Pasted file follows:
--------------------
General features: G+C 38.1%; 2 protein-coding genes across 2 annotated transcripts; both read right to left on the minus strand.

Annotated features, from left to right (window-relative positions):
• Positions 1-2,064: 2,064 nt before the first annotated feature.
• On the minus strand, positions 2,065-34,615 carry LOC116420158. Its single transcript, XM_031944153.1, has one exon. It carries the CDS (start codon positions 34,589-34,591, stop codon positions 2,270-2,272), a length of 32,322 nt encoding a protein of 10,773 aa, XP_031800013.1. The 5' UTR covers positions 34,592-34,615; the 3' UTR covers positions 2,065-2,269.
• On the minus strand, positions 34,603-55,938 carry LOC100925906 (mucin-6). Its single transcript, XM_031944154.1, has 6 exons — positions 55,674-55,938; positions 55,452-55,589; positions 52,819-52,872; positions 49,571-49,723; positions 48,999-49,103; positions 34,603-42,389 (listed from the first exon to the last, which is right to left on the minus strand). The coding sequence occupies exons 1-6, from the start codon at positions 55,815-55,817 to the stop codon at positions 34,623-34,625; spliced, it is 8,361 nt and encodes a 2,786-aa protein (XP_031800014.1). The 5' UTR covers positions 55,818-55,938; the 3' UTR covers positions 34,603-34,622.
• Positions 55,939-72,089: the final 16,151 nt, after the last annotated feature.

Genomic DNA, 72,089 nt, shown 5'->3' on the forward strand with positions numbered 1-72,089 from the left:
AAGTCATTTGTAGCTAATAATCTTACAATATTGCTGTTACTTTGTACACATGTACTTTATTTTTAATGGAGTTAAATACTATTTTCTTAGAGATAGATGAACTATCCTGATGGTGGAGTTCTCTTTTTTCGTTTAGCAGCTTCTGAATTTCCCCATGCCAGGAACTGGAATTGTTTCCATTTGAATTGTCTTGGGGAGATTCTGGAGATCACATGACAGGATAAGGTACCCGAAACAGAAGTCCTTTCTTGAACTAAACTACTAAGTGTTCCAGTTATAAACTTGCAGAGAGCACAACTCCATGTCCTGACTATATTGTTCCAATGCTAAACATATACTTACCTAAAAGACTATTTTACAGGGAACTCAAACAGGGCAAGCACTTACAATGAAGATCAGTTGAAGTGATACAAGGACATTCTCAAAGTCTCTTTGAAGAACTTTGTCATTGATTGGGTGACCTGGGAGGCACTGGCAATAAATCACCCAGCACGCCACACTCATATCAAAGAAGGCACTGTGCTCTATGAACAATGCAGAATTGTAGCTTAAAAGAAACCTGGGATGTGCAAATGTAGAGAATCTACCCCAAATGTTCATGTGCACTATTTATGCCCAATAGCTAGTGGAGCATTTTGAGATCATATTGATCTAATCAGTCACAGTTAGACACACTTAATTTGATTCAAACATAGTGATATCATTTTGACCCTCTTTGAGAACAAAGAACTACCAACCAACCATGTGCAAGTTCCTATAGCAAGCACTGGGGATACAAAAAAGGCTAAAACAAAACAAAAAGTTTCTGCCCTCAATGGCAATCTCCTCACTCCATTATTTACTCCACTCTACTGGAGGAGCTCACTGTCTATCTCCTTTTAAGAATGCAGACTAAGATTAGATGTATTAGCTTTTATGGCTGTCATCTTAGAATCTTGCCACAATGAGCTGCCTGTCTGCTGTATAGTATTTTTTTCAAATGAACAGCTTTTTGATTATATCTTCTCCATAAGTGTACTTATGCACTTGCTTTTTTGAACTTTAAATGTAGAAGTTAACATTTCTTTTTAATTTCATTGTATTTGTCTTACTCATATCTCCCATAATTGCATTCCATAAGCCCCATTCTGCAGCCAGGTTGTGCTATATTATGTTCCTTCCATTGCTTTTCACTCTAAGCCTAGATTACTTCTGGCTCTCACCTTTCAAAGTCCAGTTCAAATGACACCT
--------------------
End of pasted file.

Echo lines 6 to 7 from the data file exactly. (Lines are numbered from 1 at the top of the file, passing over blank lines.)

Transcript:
• Positions 55,939-72,089: the final 16,151 nt, after the last annotated feature.

Genomic DNA, 72,089 nt, shown 5'->3' on the forward strand with positions numbered 1-72,089 from the left: